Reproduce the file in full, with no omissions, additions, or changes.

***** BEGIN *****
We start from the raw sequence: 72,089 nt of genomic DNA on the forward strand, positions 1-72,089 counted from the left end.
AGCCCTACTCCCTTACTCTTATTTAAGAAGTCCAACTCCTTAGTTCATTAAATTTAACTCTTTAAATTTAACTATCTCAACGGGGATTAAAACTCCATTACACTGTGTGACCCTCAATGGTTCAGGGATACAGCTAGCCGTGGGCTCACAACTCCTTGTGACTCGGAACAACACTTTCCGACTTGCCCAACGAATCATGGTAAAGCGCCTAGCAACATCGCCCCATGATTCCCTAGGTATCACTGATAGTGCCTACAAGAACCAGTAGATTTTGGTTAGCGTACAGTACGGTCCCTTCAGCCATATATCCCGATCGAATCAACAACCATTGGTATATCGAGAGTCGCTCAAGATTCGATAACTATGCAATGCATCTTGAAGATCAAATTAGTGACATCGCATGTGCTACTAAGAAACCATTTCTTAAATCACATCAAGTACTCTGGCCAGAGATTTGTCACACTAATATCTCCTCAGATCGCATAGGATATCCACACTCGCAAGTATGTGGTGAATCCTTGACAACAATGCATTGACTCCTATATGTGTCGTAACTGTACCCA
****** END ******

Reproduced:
We start from the raw sequence: 72,089 nt of genomic DNA on the forward strand, positions 1-72,089 counted from the left end.
AGCCCTACTCCCTTACTCTTATTTAAGAAGTCCAACTCCTTAGTTCATTAAATTTAACTCTTTAAATTTAACTATCTCAACGGGGATTAAAACTCCATTACACTGTGTGACCCTCAATGGTTCAGGGATACAGCTAGCCGTGGGCTCACAACTCCTTGTGACTCGGAACAACACTTTCCGACTTGCCCAACGAATCATGGTAAAGCGCCTAGCAACATCGCCCCATGATTCCCTAGGTATCACTGATAGTGCCTACAAGAACCAGTAGATTTTGGTTAGCGTACAGTACGGTCCCTTCAGCCATATATCCCGATCGAATCAACAACCATTGGTATATCGAGAGTCGCTCAAGATTCGATAACTATGCAATGCATCTTGAAGATCAAATTAGTGACATCGCATGTGCTACTAAGAAACCATTTCTTAAATCACATCAAGTACTCTGGCCAGAGATTTGTCACACTAATATCTCCTCAGATCGCATAGGATATCCACACTCGCAAGTATGTGGTGAATCCTTGACAACAATGCATTGACTCCTATATGTGTCGTAACTGTACCCA